more than 500 have been delivered worldwide. the olympics are briefly out of the headlines in brazil. suspended president is said to have me shoes public funds. out she's not been charged with fraud, unlike her accusers. the acting president will remain in power as the cabinet was linked to elicit campaign contribution. all three say the financing was legal. global news 24 hours a day in more than 120 countries. this is bloomberg. just weeks after thrown open the doors of shanghai disney, it is already breaking ground on an expansion. here's more about the significance of the project. >> the reaction to it in china has been great.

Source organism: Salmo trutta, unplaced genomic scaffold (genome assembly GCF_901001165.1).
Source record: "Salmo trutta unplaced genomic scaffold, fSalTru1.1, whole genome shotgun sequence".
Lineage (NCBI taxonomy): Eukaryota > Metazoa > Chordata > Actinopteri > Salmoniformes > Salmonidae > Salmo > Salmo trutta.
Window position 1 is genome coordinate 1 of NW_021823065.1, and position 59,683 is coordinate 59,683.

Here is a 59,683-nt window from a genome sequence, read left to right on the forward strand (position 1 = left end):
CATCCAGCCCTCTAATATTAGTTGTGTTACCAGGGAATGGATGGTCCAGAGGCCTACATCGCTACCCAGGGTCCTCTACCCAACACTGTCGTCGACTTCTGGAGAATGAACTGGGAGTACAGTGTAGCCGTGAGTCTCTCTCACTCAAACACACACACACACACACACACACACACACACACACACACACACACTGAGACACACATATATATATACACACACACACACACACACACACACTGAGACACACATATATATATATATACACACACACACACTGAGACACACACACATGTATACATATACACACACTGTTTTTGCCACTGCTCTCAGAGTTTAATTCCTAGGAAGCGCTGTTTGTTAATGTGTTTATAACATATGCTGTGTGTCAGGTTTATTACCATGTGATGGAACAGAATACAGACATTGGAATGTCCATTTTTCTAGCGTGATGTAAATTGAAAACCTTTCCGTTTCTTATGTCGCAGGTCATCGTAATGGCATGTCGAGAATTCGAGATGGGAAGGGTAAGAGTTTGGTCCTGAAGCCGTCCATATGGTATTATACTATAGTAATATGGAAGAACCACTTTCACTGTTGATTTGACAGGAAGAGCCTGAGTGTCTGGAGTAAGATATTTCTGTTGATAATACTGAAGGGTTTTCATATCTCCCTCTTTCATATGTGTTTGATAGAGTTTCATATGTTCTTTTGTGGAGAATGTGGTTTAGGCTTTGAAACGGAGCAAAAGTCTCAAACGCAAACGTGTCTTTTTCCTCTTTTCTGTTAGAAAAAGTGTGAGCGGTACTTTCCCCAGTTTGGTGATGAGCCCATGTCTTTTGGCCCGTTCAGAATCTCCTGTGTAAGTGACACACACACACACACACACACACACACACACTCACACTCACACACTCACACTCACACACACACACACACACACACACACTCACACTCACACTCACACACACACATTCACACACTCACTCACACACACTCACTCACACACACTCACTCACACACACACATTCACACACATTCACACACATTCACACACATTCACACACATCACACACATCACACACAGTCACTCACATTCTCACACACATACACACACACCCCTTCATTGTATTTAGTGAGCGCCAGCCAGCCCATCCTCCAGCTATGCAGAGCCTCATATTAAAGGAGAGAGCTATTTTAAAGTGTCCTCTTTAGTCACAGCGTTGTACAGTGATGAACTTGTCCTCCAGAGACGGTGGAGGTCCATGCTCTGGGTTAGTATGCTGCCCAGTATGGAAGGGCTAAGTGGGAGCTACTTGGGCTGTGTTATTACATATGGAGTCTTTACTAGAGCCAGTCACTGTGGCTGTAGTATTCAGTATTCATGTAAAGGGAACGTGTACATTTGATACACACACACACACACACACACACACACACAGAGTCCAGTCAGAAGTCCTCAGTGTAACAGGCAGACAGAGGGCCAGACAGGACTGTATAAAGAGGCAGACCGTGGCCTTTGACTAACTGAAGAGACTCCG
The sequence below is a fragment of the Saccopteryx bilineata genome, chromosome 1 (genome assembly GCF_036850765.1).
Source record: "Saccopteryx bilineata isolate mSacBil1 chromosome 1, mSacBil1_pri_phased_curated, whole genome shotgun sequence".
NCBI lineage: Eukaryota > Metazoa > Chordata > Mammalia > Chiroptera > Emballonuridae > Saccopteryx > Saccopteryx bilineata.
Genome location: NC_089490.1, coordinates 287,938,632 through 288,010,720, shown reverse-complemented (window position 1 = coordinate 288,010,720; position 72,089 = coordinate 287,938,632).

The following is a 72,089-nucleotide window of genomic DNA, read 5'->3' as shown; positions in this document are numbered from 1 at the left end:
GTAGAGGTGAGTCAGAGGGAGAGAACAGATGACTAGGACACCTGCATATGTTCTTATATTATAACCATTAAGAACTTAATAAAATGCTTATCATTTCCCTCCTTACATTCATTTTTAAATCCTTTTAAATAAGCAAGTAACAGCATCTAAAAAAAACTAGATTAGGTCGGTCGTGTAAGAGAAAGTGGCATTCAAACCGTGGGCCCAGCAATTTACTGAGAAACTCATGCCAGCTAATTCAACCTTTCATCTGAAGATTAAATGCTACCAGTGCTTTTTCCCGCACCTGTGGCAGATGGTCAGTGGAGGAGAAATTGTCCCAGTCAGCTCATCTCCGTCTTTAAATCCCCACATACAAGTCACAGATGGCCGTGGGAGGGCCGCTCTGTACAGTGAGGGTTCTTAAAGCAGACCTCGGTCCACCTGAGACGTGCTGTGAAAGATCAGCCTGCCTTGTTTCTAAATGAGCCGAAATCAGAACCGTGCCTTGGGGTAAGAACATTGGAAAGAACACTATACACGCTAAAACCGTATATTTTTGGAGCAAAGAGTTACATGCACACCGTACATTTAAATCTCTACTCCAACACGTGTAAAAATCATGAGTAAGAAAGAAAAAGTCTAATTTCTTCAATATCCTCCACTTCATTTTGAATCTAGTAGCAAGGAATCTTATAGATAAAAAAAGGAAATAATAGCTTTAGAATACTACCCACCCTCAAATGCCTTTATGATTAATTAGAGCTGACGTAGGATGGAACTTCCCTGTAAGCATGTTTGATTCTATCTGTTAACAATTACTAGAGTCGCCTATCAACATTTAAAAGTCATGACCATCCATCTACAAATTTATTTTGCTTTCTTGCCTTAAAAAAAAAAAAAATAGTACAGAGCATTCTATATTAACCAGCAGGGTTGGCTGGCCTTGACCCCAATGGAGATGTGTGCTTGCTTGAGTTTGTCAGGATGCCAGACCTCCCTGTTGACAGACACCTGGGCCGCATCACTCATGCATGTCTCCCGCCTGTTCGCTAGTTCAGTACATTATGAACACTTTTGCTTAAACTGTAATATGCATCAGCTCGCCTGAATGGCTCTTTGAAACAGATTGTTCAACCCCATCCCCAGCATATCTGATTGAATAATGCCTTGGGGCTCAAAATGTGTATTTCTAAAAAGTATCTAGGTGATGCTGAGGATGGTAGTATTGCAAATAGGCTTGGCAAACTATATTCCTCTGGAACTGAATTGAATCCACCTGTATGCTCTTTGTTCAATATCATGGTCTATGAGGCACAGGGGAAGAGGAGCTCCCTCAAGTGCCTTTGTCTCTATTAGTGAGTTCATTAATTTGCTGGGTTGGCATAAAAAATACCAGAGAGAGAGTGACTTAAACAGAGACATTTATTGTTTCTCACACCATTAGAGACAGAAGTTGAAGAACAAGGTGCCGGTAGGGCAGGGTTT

the visitation has come from all over china. with taking great advantage of shanghai as a tourist destination, to kimberly in the summer. the intent to visit is very high and awareness is extremely high. people are staying about two hours longer per visit than predicted. per capita spending has been really strong. we had estimates but were really just guessing about how it would do because it's a brand-new product in a brand-new market for us but we are extremely pleased with what we've seen so far. well over a million people have visited part since it opened in june and the prospects look really strong. so much so that we had already broken ground on expansion and feel great about it. >> give us some advice because we talk a lot about china and western companies. as you say, you spent 17 years. you've had a lot of success at